Prohibitive And Aspirational Ethics

1473 Words 6 Pages
There are three varieties of ethics that an engineer should practice during their career: prohibitive, preventive, and aspirational ethics. How an engineer should exercise these ethics are outlined in the codes of ethics of various professional societies and engineering disciplines, mostly in the form of rules. However, most of these rules are negative in nature that lean toward ordering what one ‘shall’ or ‘shall not do’, and are typically prohibitive and preventive in nature. The National Society of Professional Engineers (NSPE) code of ethics, for example, contains over 80% of codes that are negative and prohibitive in nature. [1] The other portion of these codes are related to aspirational, or virtue, ethics and are typically written vaguely …show more content…
He defined moral virtues as those which are exercised to aid in performing an act and include prudence, temperance, courage, and justice. These moral virtues were to be exercised on a middle ground between the two extremes of the virtue, such that one should not exhibit too much or too little of the virtue. In addition, these virtues could be ingrained or trained within in a person through active practice. Intellectual virtues are those of thought that are exercised to enable a person to make a decision to perform an act, and include preparation, explicit reasoning, wisdom, and practical judgement. Intellectual virtues, like moral virtues, can be trained, but through instruction, time and experience. …show more content…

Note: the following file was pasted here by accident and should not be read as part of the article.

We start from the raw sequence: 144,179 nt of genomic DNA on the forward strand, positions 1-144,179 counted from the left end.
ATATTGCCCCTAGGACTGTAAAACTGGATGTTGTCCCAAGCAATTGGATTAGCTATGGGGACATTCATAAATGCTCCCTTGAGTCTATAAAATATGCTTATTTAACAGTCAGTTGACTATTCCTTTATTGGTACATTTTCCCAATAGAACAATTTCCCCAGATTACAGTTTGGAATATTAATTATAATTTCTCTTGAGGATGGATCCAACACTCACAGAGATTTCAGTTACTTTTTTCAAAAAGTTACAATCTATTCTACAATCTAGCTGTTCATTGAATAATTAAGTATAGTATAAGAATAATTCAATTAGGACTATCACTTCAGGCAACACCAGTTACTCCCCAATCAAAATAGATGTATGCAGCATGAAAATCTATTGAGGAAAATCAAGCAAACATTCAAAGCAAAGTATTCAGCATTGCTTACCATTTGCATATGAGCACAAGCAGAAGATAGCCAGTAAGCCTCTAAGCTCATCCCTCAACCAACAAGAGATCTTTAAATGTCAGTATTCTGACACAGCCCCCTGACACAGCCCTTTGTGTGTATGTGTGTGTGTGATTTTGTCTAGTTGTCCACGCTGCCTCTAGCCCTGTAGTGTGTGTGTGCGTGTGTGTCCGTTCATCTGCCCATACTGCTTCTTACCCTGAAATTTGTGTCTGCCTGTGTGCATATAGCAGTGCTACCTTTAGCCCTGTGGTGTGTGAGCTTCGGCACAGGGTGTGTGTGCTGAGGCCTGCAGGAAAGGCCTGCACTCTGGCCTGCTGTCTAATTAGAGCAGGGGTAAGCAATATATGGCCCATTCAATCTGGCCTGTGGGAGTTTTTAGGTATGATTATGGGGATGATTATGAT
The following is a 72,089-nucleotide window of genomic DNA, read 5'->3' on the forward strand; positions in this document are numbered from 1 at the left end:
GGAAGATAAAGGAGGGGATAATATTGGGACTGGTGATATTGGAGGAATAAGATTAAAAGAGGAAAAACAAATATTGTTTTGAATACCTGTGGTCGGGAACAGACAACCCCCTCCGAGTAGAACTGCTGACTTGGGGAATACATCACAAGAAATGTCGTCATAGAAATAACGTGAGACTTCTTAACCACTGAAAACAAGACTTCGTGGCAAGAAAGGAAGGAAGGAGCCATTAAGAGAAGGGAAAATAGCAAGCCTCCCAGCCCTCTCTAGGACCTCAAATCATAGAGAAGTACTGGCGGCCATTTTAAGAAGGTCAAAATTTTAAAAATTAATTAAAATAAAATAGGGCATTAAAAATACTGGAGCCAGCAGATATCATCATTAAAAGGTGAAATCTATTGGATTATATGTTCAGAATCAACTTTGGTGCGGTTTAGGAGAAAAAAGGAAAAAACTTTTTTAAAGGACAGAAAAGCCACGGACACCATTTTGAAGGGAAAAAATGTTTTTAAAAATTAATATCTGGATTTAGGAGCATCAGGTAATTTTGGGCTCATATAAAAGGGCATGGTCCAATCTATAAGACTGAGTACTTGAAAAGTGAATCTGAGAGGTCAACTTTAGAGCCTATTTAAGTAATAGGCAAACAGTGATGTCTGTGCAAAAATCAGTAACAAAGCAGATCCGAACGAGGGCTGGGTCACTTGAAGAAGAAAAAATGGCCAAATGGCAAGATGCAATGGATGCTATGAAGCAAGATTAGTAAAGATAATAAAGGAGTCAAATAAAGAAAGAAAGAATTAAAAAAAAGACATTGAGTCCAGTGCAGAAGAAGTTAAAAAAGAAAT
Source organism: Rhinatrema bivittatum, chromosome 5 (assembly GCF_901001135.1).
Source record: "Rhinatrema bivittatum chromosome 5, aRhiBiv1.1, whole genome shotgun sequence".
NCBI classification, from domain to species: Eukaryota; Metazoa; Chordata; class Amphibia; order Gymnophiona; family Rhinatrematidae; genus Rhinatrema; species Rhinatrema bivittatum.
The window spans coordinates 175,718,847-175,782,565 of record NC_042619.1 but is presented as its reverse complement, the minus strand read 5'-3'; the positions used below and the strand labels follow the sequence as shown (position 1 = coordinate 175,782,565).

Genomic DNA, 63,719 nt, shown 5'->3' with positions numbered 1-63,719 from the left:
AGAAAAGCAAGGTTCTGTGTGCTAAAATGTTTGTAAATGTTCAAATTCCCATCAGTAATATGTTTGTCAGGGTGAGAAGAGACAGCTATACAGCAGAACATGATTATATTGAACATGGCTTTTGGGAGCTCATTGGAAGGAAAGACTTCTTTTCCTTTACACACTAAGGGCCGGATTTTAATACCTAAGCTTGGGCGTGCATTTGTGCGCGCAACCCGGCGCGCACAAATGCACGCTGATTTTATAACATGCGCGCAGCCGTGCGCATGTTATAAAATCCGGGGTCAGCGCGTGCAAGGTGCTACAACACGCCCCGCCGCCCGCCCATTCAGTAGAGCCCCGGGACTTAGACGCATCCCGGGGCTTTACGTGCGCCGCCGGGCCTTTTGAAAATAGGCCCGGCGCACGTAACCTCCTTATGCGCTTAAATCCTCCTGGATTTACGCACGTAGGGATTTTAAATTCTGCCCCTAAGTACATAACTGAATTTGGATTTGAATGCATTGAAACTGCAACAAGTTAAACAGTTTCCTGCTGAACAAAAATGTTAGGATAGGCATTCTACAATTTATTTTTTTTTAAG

Acquiring and continually improving one’s skills in both technical and non-technical communication is necessary in an engineering role, as engineers need to be able to understand and translate the wants and needs of society into scientific or technical terms, and vice versa, so that the correct engineering solutions can be obtained. In addition, mastering both written and oral communication skills are vital. Written communication is necessary for documenting vast quantities of information and conveying messages that cannot be expressed in words, such as calculations, designs, and images. Oral communication is necessary to articulate matters in a timely manner when interacting with others in-person. In general, effective communication in engineering is an important element in distributing information regarding the division of labor, problems, assumptions, and concerns associated with a given project in order to save time, money, resources, and protecting or improving the well-being of the public. There are numerous cases where engineering disasters resulted from poor communication or misunderstandings and where assumptions and concerns regarding the details of a design failed to carry through the division of labor and participating parties working on complex projects. Through effective communication, engineers can take

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